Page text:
Wildfires generate tons of smoke that often pollutes urban areas, like where I live – Boulder Colorado. There are quite a few fires burning this week and it looks to be a tough fire season already. Exposure to this smoke can cause serious adverse health effects and many people wonder what they should do to reduce exposure.
In 2oo5, we published a paper titled Prescribed burns and wildfires in Colorado: impacts of mitigation measures on indoor air particulate matter summarizing our study that was funded by US EPA Region 8 to measure the indoor and outdoor PM2.5 in homes impacted by fire smoke. In this study we also tested whether keeping your windows closed was effective if you stay indoors and whether using a portable air cleaner would be helpful. We found that staying indoors reduced your exposure by 40% (or less) and that running an air cleaner reduced exposure by around 80% (63-88%).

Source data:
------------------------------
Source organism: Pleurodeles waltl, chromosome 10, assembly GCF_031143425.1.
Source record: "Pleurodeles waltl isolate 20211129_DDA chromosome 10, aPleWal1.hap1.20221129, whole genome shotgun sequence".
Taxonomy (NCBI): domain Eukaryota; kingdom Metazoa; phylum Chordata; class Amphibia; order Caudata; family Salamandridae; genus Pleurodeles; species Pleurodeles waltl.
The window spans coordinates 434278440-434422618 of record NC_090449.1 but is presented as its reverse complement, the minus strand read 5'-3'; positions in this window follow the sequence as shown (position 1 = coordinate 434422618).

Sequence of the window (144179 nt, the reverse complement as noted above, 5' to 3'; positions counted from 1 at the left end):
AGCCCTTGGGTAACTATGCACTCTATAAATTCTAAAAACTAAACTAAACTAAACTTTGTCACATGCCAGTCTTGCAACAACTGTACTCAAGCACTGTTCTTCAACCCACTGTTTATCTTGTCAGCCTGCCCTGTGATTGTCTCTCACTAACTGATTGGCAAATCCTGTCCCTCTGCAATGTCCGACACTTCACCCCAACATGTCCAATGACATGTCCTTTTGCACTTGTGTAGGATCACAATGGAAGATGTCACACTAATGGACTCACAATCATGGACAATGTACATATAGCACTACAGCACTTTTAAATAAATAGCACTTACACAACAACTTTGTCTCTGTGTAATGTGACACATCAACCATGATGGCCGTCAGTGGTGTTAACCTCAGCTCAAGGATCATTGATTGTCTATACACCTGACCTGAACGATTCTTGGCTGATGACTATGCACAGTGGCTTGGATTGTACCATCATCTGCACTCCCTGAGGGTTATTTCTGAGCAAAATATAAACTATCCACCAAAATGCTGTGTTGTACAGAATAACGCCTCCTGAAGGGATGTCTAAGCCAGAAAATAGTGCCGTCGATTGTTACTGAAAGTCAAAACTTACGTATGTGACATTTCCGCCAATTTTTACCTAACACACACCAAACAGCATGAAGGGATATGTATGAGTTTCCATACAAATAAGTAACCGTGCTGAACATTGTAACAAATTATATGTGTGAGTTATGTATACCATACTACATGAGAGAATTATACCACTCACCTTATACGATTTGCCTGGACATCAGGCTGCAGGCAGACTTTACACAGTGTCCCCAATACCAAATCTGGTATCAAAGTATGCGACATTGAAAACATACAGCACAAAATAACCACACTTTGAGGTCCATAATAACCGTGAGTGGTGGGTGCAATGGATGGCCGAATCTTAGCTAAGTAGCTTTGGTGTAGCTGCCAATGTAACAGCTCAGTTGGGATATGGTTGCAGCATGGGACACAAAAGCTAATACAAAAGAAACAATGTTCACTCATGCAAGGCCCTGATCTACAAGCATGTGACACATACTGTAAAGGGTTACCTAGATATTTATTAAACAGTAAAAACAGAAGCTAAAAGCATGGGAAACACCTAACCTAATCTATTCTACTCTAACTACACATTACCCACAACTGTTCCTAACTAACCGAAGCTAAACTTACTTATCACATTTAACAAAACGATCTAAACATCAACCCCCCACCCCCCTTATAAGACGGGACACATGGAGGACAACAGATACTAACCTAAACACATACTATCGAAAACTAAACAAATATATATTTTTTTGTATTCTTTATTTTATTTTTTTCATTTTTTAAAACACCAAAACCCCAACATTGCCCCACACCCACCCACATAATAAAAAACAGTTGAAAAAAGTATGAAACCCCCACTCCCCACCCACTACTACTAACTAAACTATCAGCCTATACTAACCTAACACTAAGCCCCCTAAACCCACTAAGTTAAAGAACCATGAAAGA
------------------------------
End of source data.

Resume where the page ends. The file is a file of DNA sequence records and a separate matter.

If you have respiratory disease or sensitivities, I recommend running an Association of Home Appliance Manufacturers (AHAM) certified air cleaner sized specifically for your bedroom and/or living area during smoke events. AHAM has a clean air delivery rate program (CADR) that tests air cleaners for effectiveness against smoke, dust and pollen. (make sure you don’t buy an ozone generator or ionizer). I would also recommend not exercising during smoke episodes, which are worse usually during the later afternoons and evenings and better during the mornings. Finally, you can upgrade the filter in your whole house air system (if you have one) to a more efficient filter. We have found in our studies that this works well as a whole house air cleaner and reduced the particle levels in your home.